As he exposes what he observes outside – “Threats of extinction wholesale are on the cards again,” with Laloosaurs, tyrannosaurs, psittacosaurus, Apatosaurus, saltosaurus, and so many other hydra-heads that challenge humanity everywhere (“Maybe the centre cannot hold, things are falling apart” –Pessimism), he demonstrates his strength inside: “But faith I’d never lose.”  He turns positive and calls for order, for looking within, through the microscope of oneself, for seeing what he visualizes as “whiteness of mind” and “infant’s face.”

Most of his poems are replete with images and metaphors that reveal wisdom, knowledge, understanding, and discerning insight: “What is without is within/Look for the infant’s face in the one you love:/Just look within” (‘Look Within’); “Ask not what the world has come to--/Realize what you have come to” (Mall Malady Moron); and “Blessed it is to be in solitude/A consummation devoutly to be wished/That’s all we need to know” (‘Bliss it is’).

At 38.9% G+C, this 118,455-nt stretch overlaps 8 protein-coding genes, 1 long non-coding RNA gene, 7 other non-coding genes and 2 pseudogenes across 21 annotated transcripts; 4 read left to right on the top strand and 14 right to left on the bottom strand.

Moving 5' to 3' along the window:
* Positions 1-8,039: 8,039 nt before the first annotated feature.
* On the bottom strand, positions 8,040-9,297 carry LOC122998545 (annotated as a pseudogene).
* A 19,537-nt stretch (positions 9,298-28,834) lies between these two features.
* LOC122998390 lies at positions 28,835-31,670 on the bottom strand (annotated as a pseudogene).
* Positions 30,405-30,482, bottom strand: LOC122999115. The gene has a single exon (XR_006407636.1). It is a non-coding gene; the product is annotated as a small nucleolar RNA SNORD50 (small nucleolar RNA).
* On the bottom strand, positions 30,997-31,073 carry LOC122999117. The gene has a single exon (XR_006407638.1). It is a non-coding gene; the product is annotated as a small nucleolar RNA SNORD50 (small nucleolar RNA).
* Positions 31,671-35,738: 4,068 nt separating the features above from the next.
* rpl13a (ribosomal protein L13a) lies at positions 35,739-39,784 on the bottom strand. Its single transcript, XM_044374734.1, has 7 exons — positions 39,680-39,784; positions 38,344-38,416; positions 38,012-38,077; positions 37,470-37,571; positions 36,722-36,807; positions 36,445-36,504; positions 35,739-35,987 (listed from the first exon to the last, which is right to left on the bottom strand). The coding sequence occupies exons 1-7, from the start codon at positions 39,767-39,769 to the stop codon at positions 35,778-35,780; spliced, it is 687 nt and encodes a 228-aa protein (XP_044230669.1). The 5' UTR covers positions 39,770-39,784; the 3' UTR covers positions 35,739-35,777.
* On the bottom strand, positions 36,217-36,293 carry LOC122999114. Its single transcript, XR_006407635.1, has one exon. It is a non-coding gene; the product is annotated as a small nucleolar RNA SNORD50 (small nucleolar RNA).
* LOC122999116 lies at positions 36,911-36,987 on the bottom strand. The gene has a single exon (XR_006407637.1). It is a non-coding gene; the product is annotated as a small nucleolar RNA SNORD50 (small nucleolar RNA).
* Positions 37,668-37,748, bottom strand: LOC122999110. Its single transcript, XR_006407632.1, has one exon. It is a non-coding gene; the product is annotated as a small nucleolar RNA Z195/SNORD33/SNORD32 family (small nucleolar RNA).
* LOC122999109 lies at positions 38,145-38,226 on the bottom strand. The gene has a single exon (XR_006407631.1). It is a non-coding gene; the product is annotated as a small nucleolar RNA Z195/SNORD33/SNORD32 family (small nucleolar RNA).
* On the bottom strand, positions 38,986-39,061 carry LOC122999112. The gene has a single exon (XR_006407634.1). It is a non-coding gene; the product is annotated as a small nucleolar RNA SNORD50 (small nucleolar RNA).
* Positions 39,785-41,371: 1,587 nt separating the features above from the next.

The moralist and teacher in him is ever vigilant: “It is not enough to have a watch right on your wrist/You should know the value of time” (‘For Our Grandchildren’); “Spirituality needs wisdom and piety” (‘Seeing through I.C.U.’); “Days of deliverance recede far and farther/Hydra-heads cannot be decapitated at all” (‘Breasts of Prey’); “Between ism and feminism falls the shadow/For Hers is the kingdom/Time doesn’t heal: it only blunts./All is not vanity:/Pain is real” (‘Blunted’); and “Karmic suffering alone purges off dross” (‘Soul in transit’).